Big name producer works with big (at least in size) band to make said band’s most diverse album to date…that’s the premise here, anyway, and it’s one that ultimately works in practice as well as in theory. The band is Antibalas, a 12-piece ensemble who specializes in Afrobeat (most often associated with the music of Fela Kuti), and the producer is John McEntire of Tortoise and The Sea and Cake, who has also worked with dozens of artists including Stereolab, Smog, Teenage Fanclub, and many other notable indie and post-rock groups over the last dozen or so years. The scenario brings to mind Brian Eno’s work with Talking Heads in the late ’70s and early ’80s, but while Eno helped to push an NYC-based avant-rock group to achieve a funkier, more worldly sound, McEntire takes an ensemble of NYC-based musicians heavily influenced by a particular strain of funk-driven world music and subtly coaxes some more avant-garde ideas out of them. Go figure.
The change isn’t really that striking, but McEntire’s subtle influence seems to allow Antibalas to stray from their Afrobeat roots a couple of times, especially on “Beaten Metal,” which sees them expanding both harmonically and rhythmically. A lopsided-sounding call and response horn riff serves to kick off a mid-tempo number that swings so hard that it almost gets lost at one point, only to be brought back by the rhythmic clinking of various pieces of metal. From there, a brief middle-eastern melody leads into the main figure again, this time augmented by even more swaying horns in a dazzling display of polyrhythms. “Hilo” is another departure, a slow jam that is much more spacious (and spacy) than anything they’ve done in the past. There are some wonderfully complex horn harmonies nestled into the track as well, and on a few other tunes throughout the record. There’s also a nice interlude at the heart of “I.C.E.” featuring a kora or some other similar harp-like instrument, as well as a few other textural surprises scattered throughout the album, which help to make it more sonically interesting than any of their previous work.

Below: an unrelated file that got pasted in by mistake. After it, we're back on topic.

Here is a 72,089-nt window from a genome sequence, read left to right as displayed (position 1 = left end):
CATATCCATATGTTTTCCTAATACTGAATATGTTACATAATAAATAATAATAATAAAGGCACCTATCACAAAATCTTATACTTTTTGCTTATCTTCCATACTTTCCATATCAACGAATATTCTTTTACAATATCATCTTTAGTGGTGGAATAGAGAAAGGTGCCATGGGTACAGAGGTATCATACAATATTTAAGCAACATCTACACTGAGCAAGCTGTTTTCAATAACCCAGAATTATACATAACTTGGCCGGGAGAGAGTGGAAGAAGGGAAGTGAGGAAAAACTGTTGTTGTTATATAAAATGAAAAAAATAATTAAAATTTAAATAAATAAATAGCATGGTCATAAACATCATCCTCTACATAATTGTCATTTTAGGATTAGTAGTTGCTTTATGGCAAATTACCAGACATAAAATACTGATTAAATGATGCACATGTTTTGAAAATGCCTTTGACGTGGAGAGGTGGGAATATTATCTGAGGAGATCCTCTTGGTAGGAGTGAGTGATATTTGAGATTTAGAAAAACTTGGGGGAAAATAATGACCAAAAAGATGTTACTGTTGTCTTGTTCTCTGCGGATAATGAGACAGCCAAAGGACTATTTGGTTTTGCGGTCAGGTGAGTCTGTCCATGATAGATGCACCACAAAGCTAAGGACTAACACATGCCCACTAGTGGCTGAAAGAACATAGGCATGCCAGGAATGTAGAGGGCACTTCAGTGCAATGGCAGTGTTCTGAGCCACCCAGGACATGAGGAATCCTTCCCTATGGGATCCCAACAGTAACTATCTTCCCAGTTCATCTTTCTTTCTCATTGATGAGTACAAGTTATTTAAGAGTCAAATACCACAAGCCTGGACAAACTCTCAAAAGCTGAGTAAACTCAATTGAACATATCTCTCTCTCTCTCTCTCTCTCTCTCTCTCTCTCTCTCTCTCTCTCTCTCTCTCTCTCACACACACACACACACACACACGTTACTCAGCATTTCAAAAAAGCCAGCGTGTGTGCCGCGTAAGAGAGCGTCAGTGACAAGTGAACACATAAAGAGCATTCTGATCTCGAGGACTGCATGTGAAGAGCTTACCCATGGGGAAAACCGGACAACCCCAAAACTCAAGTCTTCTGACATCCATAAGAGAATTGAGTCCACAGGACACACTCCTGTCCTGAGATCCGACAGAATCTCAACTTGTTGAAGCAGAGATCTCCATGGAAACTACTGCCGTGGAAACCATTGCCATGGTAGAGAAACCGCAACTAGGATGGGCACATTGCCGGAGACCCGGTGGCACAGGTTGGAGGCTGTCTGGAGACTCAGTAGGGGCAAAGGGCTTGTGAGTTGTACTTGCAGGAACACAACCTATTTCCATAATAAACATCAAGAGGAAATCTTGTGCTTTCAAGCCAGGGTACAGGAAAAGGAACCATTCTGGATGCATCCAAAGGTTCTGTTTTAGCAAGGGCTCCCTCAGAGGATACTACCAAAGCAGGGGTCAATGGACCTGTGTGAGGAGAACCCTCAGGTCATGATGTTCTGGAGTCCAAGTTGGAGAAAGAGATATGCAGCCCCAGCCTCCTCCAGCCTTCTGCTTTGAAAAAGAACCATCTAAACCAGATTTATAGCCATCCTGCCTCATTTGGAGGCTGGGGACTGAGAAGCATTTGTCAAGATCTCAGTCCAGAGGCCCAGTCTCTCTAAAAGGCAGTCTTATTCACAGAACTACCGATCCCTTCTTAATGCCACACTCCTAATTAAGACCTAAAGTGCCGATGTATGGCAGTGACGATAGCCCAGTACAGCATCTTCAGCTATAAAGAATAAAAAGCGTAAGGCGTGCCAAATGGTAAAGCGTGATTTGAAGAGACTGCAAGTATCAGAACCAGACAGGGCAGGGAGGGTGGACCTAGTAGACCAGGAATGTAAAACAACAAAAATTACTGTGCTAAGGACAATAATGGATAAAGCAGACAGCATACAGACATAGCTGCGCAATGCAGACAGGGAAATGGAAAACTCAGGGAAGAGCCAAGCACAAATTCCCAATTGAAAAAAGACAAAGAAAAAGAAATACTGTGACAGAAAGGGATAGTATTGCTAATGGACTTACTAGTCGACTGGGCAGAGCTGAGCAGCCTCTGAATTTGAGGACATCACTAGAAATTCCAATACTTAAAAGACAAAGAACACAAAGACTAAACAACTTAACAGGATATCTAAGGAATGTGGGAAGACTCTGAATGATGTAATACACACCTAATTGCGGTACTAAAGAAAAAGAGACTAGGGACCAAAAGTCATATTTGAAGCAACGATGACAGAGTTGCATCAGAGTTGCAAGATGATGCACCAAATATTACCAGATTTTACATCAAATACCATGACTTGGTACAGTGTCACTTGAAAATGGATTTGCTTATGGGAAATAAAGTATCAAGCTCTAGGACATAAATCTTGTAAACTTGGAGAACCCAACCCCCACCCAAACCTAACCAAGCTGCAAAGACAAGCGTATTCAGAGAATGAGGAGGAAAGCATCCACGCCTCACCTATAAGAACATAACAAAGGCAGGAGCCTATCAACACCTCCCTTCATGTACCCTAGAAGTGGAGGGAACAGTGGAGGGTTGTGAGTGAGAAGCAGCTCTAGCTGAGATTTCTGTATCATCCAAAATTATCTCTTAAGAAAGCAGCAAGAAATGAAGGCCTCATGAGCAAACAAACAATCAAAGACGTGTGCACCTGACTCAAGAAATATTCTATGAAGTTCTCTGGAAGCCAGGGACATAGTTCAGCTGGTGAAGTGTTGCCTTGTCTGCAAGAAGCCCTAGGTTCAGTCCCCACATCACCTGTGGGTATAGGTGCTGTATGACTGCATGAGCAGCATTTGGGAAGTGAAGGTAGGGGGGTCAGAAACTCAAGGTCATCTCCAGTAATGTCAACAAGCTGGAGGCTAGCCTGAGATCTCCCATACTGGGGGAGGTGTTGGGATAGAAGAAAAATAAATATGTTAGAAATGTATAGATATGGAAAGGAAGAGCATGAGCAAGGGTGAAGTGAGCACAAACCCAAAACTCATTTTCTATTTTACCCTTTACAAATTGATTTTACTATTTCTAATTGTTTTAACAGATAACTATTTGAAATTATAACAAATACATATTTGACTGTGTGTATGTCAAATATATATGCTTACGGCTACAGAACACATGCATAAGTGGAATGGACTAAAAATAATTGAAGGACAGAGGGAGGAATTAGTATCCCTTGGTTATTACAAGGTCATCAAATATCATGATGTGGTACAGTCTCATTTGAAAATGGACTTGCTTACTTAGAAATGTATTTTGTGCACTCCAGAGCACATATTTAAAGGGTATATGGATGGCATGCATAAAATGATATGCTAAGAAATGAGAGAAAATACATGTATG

These steps toward greater diversity seem like a conscious choice (they’ve also dropped the “Afrobeat Orchestra” portion of their name), and it pays off well, making everything a little more eclectic overall. Still, they’re the same band that made Liberation Afrobeat and Who Is This America?, so those who enjoyed their earlier work needn’t worry—they definitely haven’t left the formula behind. If anything, Antibalas improves upon it by adding more sonic variety and complexity to their structures. Ultimately, this album feels like a step forward for a band that has often seemed content to ride the same grooves. Even though they do it very well, they’ve always left me wanting a little more diversity, with the exception being their epic live shows, which are packed with such an abundance of feel-good energy and seriously infectious grooves that there can be no room for complaints, only dancing. Security sounds like a band finding new freedoms within their self-contained musical universe, one which we can only hope will continue to grow and evolve over time as these musicians find even more ways to express their unique talents.
Fela Kuti – Zombie
Various Artists – Lagos All Routes
Geraldo Pino – Heavy Heavy Heavy